Day By Day© by Chris Muir.

Monday, February 28, 2005

Something else for the soccer moms to worry about

Here's one for the soccer moms to worry about, at least a very, very little bit:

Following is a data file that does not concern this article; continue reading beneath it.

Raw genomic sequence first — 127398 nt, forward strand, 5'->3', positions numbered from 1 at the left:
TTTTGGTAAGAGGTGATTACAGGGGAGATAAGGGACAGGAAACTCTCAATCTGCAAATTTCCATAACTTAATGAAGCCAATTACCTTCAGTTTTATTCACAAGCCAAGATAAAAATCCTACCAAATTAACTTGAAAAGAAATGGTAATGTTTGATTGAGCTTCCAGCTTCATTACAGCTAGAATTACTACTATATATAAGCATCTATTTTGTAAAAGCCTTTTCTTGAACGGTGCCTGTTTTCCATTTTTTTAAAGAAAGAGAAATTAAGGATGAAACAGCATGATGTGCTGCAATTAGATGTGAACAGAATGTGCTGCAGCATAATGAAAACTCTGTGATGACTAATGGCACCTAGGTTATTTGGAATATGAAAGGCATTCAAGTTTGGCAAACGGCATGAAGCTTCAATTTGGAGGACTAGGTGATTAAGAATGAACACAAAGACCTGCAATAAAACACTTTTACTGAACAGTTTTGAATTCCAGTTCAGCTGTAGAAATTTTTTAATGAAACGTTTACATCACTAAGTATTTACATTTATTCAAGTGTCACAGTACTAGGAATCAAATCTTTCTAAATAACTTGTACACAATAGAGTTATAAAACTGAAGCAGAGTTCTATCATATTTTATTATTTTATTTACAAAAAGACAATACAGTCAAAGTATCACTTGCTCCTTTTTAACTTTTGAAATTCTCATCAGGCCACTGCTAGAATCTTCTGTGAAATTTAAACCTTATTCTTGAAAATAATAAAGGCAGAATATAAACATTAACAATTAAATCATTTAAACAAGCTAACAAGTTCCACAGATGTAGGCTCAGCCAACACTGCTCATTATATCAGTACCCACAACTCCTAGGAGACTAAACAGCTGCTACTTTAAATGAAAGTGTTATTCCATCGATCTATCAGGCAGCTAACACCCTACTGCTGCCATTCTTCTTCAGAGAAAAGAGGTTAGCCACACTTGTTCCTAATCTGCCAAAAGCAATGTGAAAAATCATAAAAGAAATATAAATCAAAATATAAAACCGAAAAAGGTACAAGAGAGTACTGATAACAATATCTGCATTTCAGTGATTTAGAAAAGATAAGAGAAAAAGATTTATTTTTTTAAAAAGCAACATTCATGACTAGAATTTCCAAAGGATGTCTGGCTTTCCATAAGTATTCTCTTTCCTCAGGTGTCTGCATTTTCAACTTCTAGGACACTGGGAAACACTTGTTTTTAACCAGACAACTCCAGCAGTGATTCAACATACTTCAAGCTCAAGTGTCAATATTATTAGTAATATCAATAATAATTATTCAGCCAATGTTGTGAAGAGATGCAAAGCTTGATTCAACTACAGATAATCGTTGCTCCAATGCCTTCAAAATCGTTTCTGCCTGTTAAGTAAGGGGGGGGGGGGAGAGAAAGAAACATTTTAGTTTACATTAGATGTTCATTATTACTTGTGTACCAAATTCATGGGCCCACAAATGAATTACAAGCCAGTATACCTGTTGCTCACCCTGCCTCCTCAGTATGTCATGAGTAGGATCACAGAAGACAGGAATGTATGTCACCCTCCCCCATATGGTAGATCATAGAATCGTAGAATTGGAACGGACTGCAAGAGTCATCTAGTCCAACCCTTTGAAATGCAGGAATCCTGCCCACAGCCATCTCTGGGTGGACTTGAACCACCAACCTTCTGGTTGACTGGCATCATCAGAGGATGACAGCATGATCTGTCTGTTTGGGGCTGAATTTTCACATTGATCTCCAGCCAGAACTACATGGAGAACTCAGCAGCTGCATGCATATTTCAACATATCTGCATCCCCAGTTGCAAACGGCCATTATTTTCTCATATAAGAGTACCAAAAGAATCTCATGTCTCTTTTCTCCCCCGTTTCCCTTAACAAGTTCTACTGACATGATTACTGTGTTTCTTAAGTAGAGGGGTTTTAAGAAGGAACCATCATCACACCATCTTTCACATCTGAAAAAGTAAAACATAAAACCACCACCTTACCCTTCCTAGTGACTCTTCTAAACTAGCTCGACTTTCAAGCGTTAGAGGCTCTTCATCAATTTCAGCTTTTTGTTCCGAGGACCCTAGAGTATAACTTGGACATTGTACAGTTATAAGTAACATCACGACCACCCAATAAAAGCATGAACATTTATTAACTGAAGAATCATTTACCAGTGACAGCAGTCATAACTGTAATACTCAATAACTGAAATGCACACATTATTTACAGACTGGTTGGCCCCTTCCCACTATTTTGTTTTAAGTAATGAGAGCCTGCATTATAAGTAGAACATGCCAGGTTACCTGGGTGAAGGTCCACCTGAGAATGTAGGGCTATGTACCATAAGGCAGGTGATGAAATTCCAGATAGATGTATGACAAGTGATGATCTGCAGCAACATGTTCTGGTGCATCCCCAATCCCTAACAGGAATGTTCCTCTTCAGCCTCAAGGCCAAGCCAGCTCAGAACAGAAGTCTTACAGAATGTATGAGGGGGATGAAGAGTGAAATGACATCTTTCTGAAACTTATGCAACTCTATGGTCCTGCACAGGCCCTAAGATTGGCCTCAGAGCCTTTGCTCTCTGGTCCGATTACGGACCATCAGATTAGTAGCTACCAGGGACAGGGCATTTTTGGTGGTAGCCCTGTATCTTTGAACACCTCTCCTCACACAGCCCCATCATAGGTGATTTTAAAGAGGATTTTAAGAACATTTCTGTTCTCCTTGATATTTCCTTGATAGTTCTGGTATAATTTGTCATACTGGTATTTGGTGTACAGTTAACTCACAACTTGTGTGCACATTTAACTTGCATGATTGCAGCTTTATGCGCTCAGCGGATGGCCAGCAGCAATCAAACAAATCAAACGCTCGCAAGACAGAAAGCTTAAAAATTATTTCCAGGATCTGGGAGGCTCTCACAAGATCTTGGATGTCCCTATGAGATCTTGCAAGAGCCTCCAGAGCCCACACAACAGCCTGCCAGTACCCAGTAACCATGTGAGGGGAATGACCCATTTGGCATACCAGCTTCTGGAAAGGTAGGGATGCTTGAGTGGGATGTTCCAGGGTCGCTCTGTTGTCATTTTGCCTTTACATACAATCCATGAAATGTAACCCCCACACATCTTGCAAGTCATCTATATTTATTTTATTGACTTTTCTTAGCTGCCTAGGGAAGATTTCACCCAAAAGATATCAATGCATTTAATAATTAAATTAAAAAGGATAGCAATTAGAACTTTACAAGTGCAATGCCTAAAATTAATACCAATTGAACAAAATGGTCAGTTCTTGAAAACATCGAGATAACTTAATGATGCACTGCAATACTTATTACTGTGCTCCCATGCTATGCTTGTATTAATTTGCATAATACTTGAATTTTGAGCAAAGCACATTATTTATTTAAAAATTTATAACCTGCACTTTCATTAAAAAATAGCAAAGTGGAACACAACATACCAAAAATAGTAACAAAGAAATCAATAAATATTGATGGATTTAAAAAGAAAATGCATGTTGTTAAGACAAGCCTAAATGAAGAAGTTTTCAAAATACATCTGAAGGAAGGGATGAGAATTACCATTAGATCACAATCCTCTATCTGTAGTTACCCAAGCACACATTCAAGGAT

Why soccer would be a risk for amyotrophic lateral sclerosis is a mystery. But a new study has found that Italian professional soccer players get the disease at a rate nearly six times as great as the general population. *** A.L.S., often called Lou Gehrig's disease, is an incurable and invariably fatal degenerative disease of the nervous system. Although there have been many suggestions about the possible risks for the illness, including participation in sports, no clear-cut evidence has been found for any risk factors except age and sex. (A.L.S. tends to strike around age 60, and a vast majority of patients are men.) The new study, however, found not only an increased risk among these Italian athletes, but also that the risk was dose-related: the longer an athlete played, the greater his risk of contracting A.L.S. *** "We are very confident that these results are real and are not due to a statistical effect," Dr. Chiò said. But he cautioned that the meaning of the findings was not clear, that A.L.S. is a very rare disease and that the study's results in no way suggested that anyone should stop playing soccer. *** Eighteen cases of amyotrophic lateral sclerosis were identified. The researchers interviewed all living players who had A.L.S., as well as the doctors and relatives of players who had died from the disease, and compiled detailed medical and personal histories of the patients' activities and health before, during and after their time as active athletes. The researchers also gathered family histories, paying particular attention to neuromuscular disorders. One form of A.L.S. is inherited, but no affected player had the disease in his family. Dr. Chiò and his colleagues suggest several explanations, none of them with certainty. Perhaps, they say, A.L.S. is related to heavy physical exercise, and therefore not related particularly to soccer. Or maybe trauma, particularly the head trauma involved in heading the ball or repeated traumas involving the legs, is a factor. Illegal or legal therapeutic drugs may also be involved, and it is possible that environmental toxins like fertilizers or herbicides used on soccer fields play a role. The authors concede, however, that each of these hypotheses has weaknesses, and the puzzle endures.